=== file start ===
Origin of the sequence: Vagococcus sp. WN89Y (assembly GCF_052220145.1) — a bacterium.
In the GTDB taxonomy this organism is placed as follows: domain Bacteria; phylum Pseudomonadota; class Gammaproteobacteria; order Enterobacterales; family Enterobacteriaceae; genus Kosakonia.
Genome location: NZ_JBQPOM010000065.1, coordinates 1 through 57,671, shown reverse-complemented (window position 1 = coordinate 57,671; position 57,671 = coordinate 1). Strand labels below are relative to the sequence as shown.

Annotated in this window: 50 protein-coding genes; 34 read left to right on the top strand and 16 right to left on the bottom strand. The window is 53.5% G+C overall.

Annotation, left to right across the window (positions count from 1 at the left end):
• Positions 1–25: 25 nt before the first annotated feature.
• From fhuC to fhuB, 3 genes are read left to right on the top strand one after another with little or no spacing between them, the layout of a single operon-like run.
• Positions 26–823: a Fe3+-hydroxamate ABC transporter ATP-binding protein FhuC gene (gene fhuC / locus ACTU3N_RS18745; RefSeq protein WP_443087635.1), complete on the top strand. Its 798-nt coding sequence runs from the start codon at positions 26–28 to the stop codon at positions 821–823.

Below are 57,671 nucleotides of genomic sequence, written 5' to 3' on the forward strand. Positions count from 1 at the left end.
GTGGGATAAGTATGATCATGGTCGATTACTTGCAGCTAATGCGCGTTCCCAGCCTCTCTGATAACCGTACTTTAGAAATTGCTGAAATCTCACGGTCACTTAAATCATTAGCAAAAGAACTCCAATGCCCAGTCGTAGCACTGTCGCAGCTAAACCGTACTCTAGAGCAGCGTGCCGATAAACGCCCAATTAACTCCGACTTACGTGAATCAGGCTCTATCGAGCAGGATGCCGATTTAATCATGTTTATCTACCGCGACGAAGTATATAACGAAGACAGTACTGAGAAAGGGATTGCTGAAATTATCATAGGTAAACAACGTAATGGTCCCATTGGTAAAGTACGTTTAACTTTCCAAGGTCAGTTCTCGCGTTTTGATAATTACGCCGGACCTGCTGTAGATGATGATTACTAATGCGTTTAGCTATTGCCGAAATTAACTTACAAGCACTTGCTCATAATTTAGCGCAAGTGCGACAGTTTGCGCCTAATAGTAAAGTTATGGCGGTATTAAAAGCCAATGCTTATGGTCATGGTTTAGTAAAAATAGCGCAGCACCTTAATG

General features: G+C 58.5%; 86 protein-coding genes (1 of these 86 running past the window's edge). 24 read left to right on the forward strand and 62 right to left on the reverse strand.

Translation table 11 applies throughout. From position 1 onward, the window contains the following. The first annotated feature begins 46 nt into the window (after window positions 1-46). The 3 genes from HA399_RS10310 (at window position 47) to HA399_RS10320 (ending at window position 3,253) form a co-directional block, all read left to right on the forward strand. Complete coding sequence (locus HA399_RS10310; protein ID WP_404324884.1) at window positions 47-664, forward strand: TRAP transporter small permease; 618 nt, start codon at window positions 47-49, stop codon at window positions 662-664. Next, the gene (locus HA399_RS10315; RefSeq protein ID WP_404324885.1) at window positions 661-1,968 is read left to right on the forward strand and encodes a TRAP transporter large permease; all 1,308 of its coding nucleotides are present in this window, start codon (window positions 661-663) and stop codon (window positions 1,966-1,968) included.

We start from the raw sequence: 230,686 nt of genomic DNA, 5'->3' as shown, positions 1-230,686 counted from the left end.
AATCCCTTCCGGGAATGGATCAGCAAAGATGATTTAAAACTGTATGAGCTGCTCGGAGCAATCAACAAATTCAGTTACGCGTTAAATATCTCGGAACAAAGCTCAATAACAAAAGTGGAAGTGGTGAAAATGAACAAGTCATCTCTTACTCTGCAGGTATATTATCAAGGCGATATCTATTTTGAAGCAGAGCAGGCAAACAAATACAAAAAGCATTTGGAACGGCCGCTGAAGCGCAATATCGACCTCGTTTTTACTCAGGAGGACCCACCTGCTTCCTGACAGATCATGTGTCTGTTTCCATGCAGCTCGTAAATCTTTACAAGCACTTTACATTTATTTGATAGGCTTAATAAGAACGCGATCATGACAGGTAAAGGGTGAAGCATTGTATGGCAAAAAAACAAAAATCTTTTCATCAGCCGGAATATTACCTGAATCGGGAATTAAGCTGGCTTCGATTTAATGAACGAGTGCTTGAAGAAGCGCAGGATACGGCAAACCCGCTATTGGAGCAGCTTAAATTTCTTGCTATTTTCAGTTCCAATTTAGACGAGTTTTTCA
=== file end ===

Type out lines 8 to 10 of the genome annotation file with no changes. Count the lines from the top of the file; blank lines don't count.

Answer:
• Positions 26–823: a Fe3+-hydroxamate ABC transporter ATP-binding protein FhuC gene (gene fhuC / locus ACTU3N_RS18745; RefSeq protein WP_443087635.1), complete on the top strand. Its 798-nt coding sequence runs from the start codon at positions 26–28 to the stop codon at positions 821–823.

Below are 57,671 nucleotides of genomic sequence, written 5' to 3' on the forward strand. Positions count from 1 at the left end.
GTGGGATAAGTATGATCATGGTCGATTACTTGCAGCTAATGCGCGTTCCCAGCCTCTCTGATAACCGTACTTTAGAAATTGCTGAAATCTCACGGTCACTTAAATCATTAGCAAAAGAACTCCAATGCCCAGTCGTAGCACTGTCGCAGCTAAACCGTACTCTAGAGCAGCGTGCCGATAAACGCCCAATTAACTCCGACTTACGTGAATCAGGCTCTATCGAGCAGGATGCCGATTTAATCATGTTTATCTACCGCGACGAAGTATATAACGAAGACAGTACTGAGAAAGGGATTGCTGAAATTATCATAGGTAAACAACGTAATGGTCCCATTGGTAAAGTACGTTTAACTTTCCAAGGTCAGTTCTCGCGTTTTGATAATTACGCCGGACCTGCTGTAGATGATGATTACTAATGCGTTTAGCTATTGCCGAAATTAACTTACAAGCACTTGCTCATAATTTAGCGCAAGTGCGACAGTTTGCGCCTAATAGTAAAGTTATGGCGGTATTAAAAGCCAATGCTTATGGTCATGGTTTAGTAAAAATAGCGCAGCACCTTAATG